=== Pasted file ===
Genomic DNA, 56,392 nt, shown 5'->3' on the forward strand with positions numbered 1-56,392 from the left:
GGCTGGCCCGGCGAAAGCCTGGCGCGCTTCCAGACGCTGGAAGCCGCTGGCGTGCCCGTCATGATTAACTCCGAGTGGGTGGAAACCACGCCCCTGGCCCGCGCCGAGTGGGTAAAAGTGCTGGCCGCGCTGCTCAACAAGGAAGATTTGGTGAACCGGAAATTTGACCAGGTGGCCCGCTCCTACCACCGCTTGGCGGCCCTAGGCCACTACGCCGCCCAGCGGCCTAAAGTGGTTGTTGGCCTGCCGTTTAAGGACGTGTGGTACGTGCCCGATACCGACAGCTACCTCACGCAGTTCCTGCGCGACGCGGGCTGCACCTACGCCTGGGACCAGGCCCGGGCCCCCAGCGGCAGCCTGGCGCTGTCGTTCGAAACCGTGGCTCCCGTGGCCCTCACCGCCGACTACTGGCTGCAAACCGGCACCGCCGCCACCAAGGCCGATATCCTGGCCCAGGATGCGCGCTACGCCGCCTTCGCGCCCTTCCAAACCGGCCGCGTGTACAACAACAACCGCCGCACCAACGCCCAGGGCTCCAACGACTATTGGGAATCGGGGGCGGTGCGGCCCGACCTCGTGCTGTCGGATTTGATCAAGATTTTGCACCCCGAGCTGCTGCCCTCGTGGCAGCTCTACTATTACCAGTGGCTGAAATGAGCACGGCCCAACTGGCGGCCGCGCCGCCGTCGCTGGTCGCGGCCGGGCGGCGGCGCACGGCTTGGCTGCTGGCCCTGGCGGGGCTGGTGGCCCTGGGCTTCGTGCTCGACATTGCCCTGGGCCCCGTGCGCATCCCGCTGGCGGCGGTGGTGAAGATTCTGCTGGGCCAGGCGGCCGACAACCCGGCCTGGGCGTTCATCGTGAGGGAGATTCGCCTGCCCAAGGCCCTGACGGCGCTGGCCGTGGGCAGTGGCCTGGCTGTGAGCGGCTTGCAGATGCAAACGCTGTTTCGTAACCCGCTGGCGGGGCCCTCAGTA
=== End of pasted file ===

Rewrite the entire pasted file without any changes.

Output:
Genomic DNA, 56,392 nt, shown 5'->3' on the forward strand with positions numbered 1-56,392 from the left:
GGCTGGCCCGGCGAAAGCCTGGCGCGCTTCCAGACGCTGGAAGCCGCTGGCGTGCCCGTCATGATTAACTCCGAGTGGGTGGAAACCACGCCCCTGGCCCGCGCCGAGTGGGTAAAAGTGCTGGCCGCGCTGCTCAACAAGGAAGATTTGGTGAACCGGAAATTTGACCAGGTGGCCCGCTCCTACCACCGCTTGGCGGCCCTAGGCCACTACGCCGCCCAGCGGCCTAAAGTGGTTGTTGGCCTGCCGTTTAAGGACGTGTGGTACGTGCCCGATACCGACAGCTACCTCACGCAGTTCCTGCGCGACGCGGGCTGCACCTACGCCTGGGACCAGGCCCGGGCCCCCAGCGGCAGCCTGGCGCTGTCGTTCGAAACCGTGGCTCCCGTGGCCCTCACCGCCGACTACTGGCTGCAAACCGGCACCGCCGCCACCAAGGCCGATATCCTGGCCCAGGATGCGCGCTACGCCGCCTTCGCGCCCTTCCAAACCGGCCGCGTGTACAACAACAACCGCCGCACCAACGCCCAGGGCTCCAACGACTATTGGGAATCGGGGGCGGTGCGGCCCGACCTCGTGCTGTCGGATTTGATCAAGATTTTGCACCCCGAGCTGCTGCCCTCGTGGCAGCTCTACTATTACCAGTGGCTGAAATGAGCACGGCCCAACTGGCGGCCGCGCCGCCGTCGCTGGTCGCGGCCGGGCGGCGGCGCACGGCTTGGCTGCTGGCCCTGGCGGGGCTGGTGGCCCTGGGCTTCGTGCTCGACATTGCCCTGGGCCCCGTGCGCATCCCGCTGGCGGCGGTGGTGAAGATTCTGCTGGGCCAGGCGGCCGACAACCCGGCCTGGGCGTTCATCGTGAGGGAGATTCGCCTGCCCAAGGCCCTGACGGCGCTGGCCGTGGGCAGTGGCCTGGCTGTGAGCGGCTTGCAGATGCAAACGCTGTTTCGTAACCCGCTGGCGGGGCCCTCAGTA